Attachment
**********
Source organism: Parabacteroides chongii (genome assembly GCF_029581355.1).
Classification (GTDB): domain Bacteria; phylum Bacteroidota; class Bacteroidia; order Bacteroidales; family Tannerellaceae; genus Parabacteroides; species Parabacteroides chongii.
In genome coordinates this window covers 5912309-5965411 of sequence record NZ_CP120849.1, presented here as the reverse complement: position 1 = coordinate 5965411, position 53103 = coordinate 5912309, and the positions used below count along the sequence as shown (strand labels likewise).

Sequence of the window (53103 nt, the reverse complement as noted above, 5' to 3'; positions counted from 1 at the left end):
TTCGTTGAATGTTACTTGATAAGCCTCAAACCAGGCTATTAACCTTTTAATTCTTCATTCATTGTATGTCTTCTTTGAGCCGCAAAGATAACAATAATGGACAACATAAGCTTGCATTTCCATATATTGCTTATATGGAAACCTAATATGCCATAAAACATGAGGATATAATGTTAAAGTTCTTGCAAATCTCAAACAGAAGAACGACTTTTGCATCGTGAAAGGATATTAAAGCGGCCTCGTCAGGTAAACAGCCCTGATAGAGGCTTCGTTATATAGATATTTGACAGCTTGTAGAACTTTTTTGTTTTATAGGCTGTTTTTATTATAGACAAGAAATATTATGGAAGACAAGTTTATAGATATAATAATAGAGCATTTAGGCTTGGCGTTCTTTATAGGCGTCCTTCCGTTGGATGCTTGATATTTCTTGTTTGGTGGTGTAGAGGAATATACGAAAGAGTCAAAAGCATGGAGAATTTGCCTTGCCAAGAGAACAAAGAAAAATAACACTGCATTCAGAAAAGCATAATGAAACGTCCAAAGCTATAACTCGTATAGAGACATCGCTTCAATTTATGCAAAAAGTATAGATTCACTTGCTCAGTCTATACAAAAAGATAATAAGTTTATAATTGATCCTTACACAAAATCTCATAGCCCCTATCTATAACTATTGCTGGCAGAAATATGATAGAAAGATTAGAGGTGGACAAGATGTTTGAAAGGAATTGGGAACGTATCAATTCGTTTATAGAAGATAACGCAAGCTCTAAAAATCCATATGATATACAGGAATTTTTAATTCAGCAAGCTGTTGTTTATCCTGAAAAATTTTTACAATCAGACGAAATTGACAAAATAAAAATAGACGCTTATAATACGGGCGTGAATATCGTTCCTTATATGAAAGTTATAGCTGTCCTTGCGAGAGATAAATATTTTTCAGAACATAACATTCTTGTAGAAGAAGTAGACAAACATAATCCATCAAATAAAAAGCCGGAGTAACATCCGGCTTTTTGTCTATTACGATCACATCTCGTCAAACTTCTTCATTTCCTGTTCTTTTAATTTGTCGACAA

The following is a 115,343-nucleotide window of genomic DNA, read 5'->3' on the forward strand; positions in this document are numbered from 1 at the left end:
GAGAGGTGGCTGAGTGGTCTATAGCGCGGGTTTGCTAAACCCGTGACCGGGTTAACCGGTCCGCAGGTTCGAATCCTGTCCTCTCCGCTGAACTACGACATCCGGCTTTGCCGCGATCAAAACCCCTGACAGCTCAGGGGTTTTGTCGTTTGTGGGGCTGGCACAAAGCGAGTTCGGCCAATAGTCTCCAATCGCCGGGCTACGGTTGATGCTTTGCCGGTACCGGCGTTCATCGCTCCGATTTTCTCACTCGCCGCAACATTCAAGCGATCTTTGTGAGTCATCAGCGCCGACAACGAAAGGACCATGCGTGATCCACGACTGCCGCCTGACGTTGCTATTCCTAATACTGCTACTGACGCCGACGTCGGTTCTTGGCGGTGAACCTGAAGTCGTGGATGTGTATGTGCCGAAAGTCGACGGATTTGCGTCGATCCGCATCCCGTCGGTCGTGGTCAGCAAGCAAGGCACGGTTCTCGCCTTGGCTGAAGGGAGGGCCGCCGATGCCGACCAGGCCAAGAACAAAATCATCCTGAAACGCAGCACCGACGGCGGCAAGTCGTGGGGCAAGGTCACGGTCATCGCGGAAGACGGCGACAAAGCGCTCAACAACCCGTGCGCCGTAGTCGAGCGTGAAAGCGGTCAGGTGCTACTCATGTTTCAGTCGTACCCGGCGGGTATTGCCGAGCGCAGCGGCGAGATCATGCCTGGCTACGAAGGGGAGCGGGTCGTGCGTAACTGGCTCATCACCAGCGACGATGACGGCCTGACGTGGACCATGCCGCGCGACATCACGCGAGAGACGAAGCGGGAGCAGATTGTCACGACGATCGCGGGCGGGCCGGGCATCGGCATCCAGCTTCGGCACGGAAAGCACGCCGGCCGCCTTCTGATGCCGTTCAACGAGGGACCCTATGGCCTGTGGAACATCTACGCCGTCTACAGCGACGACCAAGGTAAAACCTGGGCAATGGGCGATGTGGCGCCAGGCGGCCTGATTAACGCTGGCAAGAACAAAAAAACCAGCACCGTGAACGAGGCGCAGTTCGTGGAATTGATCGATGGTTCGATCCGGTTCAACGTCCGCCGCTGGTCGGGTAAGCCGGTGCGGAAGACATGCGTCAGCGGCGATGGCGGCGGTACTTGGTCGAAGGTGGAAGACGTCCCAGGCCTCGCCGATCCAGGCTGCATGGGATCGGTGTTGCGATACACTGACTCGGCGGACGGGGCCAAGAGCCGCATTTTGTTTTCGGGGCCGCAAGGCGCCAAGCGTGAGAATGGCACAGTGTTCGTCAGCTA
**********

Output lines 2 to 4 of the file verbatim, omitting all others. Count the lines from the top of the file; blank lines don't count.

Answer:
Classification (GTDB): domain Bacteria; phylum Bacteroidota; class Bacteroidia; order Bacteroidales; family Tannerellaceae; genus Parabacteroides; species Parabacteroides chongii.
In genome coordinates this window covers 5912309-5965411 of sequence record NZ_CP120849.1, presented here as the reverse complement: position 1 = coordinate 5965411, position 53103 = coordinate 5912309, and the positions used below count along the sequence as shown (strand labels likewise).

Sequence of the window (53103 nt, the reverse complement as noted above, 5' to 3'; positions counted from 1 at the left end):